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Protein kinase C dependent inhibition of the heteromeric Kir4.1-Kir5.1 channel.

Asheebo Rojas, Ningren Cui, Junda Su, Liang Yang, Jean-Pierre Muhumuza, Chun Jiang

Biochim. Biophys. Acta, 2007 Sep , 1768, 2030-42

Heteromultimerization of Kir4.1 and Kir5.1 leads to a channel with distinct functional properties. The heteromeric Kir4.1-Kir5.1 channel is expressed in the eye, kidney and brainstem and has CO(2)/pH sensitivity in the physiological range, suggesting a candidate molecule for the regulation of K(+) homeostasis and central CO(2) chemoreception. It is known that K(+) transport in renal epithelium and brainstem CO(2) chemosensitivity are subject to modulation by hormones and neurotransmitters that activate distinct intracellular signaling pathways. If the Kir4.1-Kir5.1 channel is involved in pH-dependent regulation of cellular functions, it may also be regulated by some of the intracellular signaling systems. Therefore, we undertook studies to determine whether PKC modulates the heteromeric Kir4.1-Kir5.1 channel. The channel expressed using a Kir4.1-Kir5.1 tandem dimer construct was inhibited by the PKC activator PMA in a dose-dependent manner. The channel inhibition was produced via reduction of the P(open). The effect of PMA was abolished by specific PKC inhibitors. In contrast, exposure of oocytes to forskolin (a PKA activator) had no significant effect on Kir4.1-Kir5.1 currents. The channel inhibition appeared to be independent of PIP(2) depletion and PKC-dependent internalization. Several consensus sequences of potential PKC phosphorylation sites were identified in the Kir4.1 and Kir5.1 subunits by sequence scan. Although the C-terminal peptides of both Kir4.1 and Kir5.1 were phosphorylated in vitro, site-directed mutagenesis of individual residues failed to reveal the PKC phosphorylation sites suggesting that the channel may have multiple phosphorylation sites. Taken together, these results suggest that the Kir4.1-Kir5.1 but not the homomeric Kir4.1 channel is strongly inhibited by PKC activation.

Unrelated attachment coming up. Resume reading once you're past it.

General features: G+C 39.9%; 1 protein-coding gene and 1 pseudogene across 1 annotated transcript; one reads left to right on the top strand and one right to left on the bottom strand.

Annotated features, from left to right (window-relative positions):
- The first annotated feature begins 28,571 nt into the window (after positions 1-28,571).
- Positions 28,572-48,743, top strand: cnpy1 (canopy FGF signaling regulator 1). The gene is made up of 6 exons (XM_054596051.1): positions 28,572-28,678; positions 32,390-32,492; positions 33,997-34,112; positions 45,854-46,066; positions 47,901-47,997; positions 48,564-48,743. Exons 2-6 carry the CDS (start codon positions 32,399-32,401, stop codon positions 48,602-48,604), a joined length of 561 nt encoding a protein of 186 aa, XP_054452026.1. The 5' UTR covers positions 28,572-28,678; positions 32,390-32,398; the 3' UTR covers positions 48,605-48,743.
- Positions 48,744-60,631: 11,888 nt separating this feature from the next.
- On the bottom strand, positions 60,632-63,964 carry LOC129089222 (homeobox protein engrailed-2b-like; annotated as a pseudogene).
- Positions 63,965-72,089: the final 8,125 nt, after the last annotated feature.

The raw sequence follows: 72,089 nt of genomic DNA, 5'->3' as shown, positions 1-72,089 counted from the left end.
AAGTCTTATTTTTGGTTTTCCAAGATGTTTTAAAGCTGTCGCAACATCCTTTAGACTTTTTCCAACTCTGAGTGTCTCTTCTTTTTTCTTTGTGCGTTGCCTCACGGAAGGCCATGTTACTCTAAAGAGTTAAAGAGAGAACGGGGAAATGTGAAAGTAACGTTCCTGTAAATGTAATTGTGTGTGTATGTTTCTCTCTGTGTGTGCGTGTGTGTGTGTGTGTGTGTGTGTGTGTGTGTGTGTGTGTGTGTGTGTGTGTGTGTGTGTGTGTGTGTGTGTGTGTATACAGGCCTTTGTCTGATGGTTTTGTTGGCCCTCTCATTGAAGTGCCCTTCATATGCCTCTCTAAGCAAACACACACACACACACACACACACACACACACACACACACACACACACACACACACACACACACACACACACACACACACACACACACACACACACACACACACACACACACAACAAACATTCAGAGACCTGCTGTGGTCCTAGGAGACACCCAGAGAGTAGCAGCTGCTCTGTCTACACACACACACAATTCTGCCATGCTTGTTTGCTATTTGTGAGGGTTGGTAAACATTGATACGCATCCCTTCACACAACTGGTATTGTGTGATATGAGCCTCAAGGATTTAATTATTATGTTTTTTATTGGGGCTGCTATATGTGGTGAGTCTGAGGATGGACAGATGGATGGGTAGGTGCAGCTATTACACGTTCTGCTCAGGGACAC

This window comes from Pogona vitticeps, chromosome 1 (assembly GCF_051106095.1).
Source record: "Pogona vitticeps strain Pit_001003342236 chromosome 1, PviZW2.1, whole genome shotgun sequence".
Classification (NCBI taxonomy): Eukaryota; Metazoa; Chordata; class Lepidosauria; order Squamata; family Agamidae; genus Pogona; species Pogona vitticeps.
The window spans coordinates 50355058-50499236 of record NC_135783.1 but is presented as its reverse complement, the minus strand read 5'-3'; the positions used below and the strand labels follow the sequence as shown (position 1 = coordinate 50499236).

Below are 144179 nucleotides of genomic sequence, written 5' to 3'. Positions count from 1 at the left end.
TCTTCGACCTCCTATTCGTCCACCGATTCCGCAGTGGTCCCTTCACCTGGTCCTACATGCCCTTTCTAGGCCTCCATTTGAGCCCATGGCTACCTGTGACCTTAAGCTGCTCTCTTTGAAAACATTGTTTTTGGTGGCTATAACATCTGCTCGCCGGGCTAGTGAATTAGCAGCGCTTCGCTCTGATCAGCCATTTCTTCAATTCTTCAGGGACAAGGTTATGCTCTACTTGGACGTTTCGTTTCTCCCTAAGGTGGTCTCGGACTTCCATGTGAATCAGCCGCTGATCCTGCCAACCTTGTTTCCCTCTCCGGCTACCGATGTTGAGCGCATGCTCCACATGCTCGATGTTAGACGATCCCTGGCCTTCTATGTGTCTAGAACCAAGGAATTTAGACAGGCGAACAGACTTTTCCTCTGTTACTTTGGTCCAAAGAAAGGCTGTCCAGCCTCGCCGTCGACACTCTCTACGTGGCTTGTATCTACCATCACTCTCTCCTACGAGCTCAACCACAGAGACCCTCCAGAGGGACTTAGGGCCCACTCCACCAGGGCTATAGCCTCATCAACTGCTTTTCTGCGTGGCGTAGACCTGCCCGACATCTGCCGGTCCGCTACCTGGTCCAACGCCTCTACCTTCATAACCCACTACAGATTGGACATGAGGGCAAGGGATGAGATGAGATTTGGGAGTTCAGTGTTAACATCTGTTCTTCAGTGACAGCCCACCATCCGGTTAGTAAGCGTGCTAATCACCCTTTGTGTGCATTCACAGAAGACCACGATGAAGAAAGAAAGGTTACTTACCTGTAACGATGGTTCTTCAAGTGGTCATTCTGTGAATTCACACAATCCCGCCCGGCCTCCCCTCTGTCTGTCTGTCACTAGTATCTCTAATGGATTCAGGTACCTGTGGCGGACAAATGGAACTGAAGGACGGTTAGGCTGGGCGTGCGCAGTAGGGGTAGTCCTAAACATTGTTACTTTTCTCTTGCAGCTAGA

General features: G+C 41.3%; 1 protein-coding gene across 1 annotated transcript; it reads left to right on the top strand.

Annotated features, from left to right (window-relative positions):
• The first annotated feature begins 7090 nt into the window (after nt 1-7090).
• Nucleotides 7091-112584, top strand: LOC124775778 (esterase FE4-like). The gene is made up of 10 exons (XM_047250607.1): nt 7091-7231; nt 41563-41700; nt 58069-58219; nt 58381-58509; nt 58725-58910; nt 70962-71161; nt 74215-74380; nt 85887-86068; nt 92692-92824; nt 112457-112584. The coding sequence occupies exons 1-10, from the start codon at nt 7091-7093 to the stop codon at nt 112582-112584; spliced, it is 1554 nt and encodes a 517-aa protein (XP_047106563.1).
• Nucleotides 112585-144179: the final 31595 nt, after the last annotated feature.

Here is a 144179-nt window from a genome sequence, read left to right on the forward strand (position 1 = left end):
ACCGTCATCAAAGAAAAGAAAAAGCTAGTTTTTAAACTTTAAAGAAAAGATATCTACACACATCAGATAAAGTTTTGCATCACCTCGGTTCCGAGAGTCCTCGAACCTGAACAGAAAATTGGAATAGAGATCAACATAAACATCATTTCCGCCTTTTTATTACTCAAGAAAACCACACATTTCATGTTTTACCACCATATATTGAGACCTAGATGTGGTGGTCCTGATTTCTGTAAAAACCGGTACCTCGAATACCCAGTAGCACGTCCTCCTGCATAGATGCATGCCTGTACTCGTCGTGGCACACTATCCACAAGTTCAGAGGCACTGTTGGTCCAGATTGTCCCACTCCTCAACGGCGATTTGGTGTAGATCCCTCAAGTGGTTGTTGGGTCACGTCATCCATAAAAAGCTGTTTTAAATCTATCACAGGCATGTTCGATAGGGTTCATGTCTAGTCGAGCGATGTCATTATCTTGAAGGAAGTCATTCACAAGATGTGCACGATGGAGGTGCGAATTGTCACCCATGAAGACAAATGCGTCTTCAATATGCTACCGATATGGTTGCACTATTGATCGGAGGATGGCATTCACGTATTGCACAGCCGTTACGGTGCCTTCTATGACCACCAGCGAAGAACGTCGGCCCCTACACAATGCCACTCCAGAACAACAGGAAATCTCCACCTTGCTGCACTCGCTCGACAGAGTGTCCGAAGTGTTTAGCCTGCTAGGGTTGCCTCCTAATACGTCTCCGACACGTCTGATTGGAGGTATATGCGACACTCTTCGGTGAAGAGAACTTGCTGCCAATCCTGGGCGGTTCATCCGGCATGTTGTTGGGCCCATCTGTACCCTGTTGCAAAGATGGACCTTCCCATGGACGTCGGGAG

http://www.ncbi.nlm.nih.gov/pubmed/17585871